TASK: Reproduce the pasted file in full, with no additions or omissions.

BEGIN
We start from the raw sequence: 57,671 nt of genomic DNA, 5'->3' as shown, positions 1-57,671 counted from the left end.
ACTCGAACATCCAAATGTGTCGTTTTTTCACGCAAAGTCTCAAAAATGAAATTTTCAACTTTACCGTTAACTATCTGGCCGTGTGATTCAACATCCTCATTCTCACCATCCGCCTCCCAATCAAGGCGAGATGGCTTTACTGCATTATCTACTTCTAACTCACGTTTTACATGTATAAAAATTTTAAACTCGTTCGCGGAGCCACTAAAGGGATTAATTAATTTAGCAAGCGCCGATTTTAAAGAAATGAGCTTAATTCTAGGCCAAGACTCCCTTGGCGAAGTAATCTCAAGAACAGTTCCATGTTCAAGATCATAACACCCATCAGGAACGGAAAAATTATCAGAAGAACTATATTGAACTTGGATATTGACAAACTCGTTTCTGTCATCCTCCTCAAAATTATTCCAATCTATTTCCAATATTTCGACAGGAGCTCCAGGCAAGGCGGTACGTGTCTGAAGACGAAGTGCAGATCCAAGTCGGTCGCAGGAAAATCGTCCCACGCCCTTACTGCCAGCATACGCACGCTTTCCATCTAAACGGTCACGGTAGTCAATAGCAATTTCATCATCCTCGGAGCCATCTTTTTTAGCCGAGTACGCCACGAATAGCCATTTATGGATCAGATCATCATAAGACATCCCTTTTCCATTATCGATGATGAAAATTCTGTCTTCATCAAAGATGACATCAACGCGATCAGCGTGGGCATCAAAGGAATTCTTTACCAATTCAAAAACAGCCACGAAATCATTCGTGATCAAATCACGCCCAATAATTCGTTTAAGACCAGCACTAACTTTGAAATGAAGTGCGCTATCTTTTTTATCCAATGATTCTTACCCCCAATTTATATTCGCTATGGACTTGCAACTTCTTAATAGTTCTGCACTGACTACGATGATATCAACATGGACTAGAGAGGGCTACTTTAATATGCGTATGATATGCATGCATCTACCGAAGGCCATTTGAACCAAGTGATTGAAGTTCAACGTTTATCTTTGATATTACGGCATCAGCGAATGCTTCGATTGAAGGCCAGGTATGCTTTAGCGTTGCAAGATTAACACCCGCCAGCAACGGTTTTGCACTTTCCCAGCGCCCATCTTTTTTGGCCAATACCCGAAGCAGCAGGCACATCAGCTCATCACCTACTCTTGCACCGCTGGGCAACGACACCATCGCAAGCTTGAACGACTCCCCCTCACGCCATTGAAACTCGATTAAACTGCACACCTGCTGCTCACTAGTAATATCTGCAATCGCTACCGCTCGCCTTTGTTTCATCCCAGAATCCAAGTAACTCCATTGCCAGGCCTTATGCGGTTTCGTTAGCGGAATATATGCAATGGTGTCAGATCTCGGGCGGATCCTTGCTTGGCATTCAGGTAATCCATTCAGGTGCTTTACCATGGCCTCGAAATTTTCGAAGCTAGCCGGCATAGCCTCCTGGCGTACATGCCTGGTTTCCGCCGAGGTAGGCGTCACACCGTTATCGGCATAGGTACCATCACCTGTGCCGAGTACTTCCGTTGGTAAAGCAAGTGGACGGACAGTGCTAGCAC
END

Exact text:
We start from the raw sequence: 57,671 nt of genomic DNA, 5'->3' as shown, positions 1-57,671 counted from the left end.
ACTCGAACATCCAAATGTGTCGTTTTTTCACGCAAAGTCTCAAAAATGAAATTTTCAACTTTACCGTTAACTATCTGGCCGTGTGATTCAACATCCTCATTCTCACCATCCGCCTCCCAATCAAGGCGAGATGGCTTTACTGCATTATCTACTTCTAACTCACGTTTTACATGTATAAAAATTTTAAACTCGTTCGCGGAGCCACTAAAGGGATTAATTAATTTAGCAAGCGCCGATTTTAAAGAAATGAGCTTAATTCTAGGCCAAGACTCCCTTGGCGAAGTAATCTCAAGAACAGTTCCATGTTCAAGATCATAACACCCATCAGGAACGGAAAAATTATCAGAAGAACTATATTGAACTTGGATATTGACAAACTCGTTTCTGTCATCCTCCTCAAAATTATTCCAATCTATTTCCAATATTTCGACAGGAGCTCCAGGCAAGGCGGTACGTGTCTGAAGACGAAGTGCAGATCCAAGTCGGTCGCAGGAAAATCGTCCCACGCCCTTACTGCCAGCATACGCACGCTTTCCATCTAAACGGTCACGGTAGTCAATAGCAATTTCATCATCCTCGGAGCCATCTTTTTTAGCCGAGTACGCCACGAATAGCCATTTATGGATCAGATCATCATAAGACATCCCTTTTCCATTATCGATGATGAAAATTCTGTCTTCATCAAAGATGACATCAACGCGATCAGCGTGGGCATCAAAGGAATTCTTTACCAATTCAAAAACAGCCACGAAATCATTCGTGATCAAATCACGCCCAATAATTCGTTTAAGACCAGCACTAACTTTGAAATGAAGTGCGCTATCTTTTTTATCCAATGATTCTTACCCCCAATTTATATTCGCTATGGACTTGCAACTTCTTAATAGTTCTGCACTGACTACGATGATATCAACATGGACTAGAGAGGGCTACTTTAATATGCGTATGATATGCATGCATCTACCGAAGGCCATTTGAACCAAGTGATTGAAGTTCAACGTTTATCTTTGATATTACGGCATCAGCGAATGCTTCGATTGAAGGCCAGGTATGCTTTAGCGTTGCAAGATTAACACCCGCCAGCAACGGTTTTGCACTTTCCCAGCGCCCATCTTTTTTGGCCAATACCCGAAGCAGCAGGCACATCAGCTCATCACCTACTCTTGCACCGCTGGGCAACGACACCATCGCAAGCTTGAACGACTCCCCCTCACGCCATTGAAACTCGATTAAACTGCACACCTGCTGCTCACTAGTAATATCTGCAATCGCTACCGCTCGCCTTTGTTTCATCCCAGAATCCAAGTAACTCCATTGCCAGGCCTTATGCGGTTTCGTTAGCGGAATATATGCAATGGTGTCAGATCTCGGGCGGATCCTTGCTTGGCATTCAGGTAATCCATTCAGGTGCTTTACCATGGCCTCGAAATTTTCGAAGCTAGCCGGCATAGCCTCCTGGCGTACATGCCTGGTTTCCGCCGAGGTAGGCGTCACACCGTTATCGGCATAGGTACCATCACCTGTGCCGAGTACTTCCGTTGGTAAAGCAAGTGGACGGACAGTGCTAGCAC